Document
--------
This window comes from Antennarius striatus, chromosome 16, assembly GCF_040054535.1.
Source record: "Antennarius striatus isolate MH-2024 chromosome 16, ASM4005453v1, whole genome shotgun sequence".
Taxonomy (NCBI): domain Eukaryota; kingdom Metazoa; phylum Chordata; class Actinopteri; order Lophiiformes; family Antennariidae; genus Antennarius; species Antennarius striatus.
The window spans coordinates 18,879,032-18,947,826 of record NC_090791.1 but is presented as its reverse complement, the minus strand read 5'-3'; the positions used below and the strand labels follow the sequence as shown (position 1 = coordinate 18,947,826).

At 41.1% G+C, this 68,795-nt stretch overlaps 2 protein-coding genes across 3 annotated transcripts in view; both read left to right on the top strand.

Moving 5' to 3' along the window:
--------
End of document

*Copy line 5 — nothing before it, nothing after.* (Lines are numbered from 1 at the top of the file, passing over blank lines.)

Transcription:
At 41.1% G+C, this 68,795-nt stretch overlaps 2 protein-coding genes across 3 annotated transcripts in view; both read left to right on the top strand.